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Friday, August 29, 2014

Book Meme

Chele Cooke, the brilliant sci-fi and fantasy author of such books as Dead and Buryd and Fight or Flight in the "Out of Orbit" series, recently followed this meme talking about her serialized novel that she's releasing on Wattpad called Teeth. (Check out Chele's blog post in this meme)

Chele tagged me in her meme, suggesting I talk about my novel I, Death (coming in print and eBook in October, but I am releasing it in serialized fashion on Wattpad throughout the summer) 

[A warning that I, Death contains graphic horror and depictions of adult sexual situations - this is definitely not a story for those easily offended]



1. When and where is the story set?

The story opens in the small mid-Northern town of Levack as well as the nearby city of Sudbury, in Ontario, Canada. The characters migrate four hours south to the city of Toronto towards the end of the book.

While not necessarily a part of the setting, the first 70% of the novel is written on a blog by the main character and that part of the story is told entirely from his POV along with interjections from others in the blogging community. (But I often do think that part of the "setting" has to do with the online tools by which Peter is sharing his story)

2. What can you say about the main characters?

Peter O'Mallick, the novel's main character, is an angst-filled seventeen year old who has just been dumped by his longtime girlfriend Sarah. He begins blogging about the turmoil faced with losing her while also dealing with the belief that he was born with some terrible death curse that has resulted in so many of his friends dying or suffering horrible fates.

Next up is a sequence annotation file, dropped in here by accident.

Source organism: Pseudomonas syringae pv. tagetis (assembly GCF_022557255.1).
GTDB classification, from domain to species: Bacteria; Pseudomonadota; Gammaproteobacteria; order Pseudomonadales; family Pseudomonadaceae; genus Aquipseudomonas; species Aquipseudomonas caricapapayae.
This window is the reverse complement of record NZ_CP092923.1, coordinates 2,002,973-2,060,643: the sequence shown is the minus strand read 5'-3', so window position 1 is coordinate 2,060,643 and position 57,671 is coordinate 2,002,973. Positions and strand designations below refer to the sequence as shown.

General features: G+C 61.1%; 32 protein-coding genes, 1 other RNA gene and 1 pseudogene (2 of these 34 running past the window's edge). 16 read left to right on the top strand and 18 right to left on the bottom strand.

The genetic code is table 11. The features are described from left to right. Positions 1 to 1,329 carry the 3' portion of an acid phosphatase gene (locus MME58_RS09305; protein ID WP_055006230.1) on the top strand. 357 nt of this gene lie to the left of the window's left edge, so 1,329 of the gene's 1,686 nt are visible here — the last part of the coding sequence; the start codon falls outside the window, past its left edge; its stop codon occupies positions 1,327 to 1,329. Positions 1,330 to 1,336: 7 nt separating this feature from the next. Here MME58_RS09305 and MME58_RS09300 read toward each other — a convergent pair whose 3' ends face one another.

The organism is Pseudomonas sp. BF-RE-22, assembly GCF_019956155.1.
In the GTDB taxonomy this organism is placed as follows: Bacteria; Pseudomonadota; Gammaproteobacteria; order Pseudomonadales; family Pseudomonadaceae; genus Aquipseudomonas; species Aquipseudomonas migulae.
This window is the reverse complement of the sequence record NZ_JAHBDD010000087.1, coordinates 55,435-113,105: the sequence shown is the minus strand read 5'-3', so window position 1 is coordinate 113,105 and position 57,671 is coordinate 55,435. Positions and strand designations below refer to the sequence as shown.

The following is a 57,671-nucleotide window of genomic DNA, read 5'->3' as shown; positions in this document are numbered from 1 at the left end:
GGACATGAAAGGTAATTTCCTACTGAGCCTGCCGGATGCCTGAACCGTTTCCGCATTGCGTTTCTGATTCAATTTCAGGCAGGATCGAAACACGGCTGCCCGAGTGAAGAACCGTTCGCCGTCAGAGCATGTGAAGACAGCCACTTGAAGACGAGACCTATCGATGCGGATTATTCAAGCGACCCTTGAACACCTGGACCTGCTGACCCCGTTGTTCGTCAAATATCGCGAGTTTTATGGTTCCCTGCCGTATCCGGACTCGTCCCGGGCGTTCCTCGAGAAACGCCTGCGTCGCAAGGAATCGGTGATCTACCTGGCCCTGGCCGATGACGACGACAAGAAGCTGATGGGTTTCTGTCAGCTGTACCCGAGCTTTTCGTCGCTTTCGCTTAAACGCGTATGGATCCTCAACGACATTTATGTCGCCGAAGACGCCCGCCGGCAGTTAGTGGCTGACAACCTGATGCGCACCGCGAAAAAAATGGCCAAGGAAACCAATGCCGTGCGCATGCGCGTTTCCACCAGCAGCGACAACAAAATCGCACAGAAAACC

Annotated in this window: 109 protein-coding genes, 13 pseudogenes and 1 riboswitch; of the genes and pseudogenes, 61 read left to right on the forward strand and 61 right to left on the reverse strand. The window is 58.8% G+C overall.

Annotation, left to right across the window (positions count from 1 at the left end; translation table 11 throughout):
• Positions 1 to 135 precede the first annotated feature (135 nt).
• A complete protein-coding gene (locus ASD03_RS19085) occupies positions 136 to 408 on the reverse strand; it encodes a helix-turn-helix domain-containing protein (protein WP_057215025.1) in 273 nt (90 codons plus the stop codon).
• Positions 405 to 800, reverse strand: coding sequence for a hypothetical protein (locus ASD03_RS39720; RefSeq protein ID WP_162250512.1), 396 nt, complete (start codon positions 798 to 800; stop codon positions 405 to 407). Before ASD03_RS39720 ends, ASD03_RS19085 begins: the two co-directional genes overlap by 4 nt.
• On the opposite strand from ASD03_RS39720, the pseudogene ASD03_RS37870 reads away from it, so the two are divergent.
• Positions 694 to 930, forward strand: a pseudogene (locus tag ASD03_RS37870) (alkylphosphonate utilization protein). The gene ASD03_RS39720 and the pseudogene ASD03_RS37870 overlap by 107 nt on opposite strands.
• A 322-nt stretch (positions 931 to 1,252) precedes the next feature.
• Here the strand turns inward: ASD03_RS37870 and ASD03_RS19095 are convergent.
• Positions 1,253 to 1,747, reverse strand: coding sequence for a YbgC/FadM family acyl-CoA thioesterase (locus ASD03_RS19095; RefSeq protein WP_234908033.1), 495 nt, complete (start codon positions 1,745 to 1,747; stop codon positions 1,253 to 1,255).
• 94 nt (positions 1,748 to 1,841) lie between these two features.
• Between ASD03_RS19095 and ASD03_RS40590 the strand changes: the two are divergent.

One of the supporting characters, a supply teacher by the name of Mr. Robertson (called "Robbie" by his students), was one of my favourite characters to write, as he became a composite of every single amazing teacher I'd every had, as well as some traits that I liberated from the character of John Keating played by Robin Williams in the movie Dead Poets Society.

The "bad guy" is a drug lord by the name of Bryan Brecht, who discovers Peter's blog, understands that the kid isn't just paranoid, but actually has some sort of death curse, and seeks to find a way to use the kid's power to further rise in the ranks of becoming a kingpin of the drug world.

3. What is the main conflict?

There are two main conflicts in the novel -

The main underlying conflict is internal and has to do with Peter's sense of loss and grief and frustration with the death curse that he believes is responsible for losing everyone from his parents and best friends to the loss of his girlfriend Sarah (who is very much alive, but who has cut herself off from his life). I tried to adapt the universal angst and frustration that are felt during the teenage years related to acceptance, friendship, love and loss with the additional element of a dark undertone of death. Dealing with his own feelings and his reaction to the terrors that surround him are a good part of the conflict Peter faces. Throughout the loss and destruction of his world, his desire to reunite with Sarah remains a constant thread. But he knows he can't be close to her or else she, too might succumb to the curse.

The second conflict, the main external one is related to Brecht's desire to infiltrate and manipulate Peter in order to use him and his death curse for the benefit of his position in the drug world. He plays upon Peter's continued loss of a fatherly and supportive figure and his desire to have a strong and important mentor.

The Infectious Phase

I'm nominating the following writers (all peeps with serialized books on Wattpad that you can and SHOULD check out) to continue this meme . . .

1) Edward Willett, author of Andy Nebula: Interstellar Rock Star

2)  Robert S. Wilson, author of Shining in Crimson

3) Meredith Rose, author of Chains of Silver


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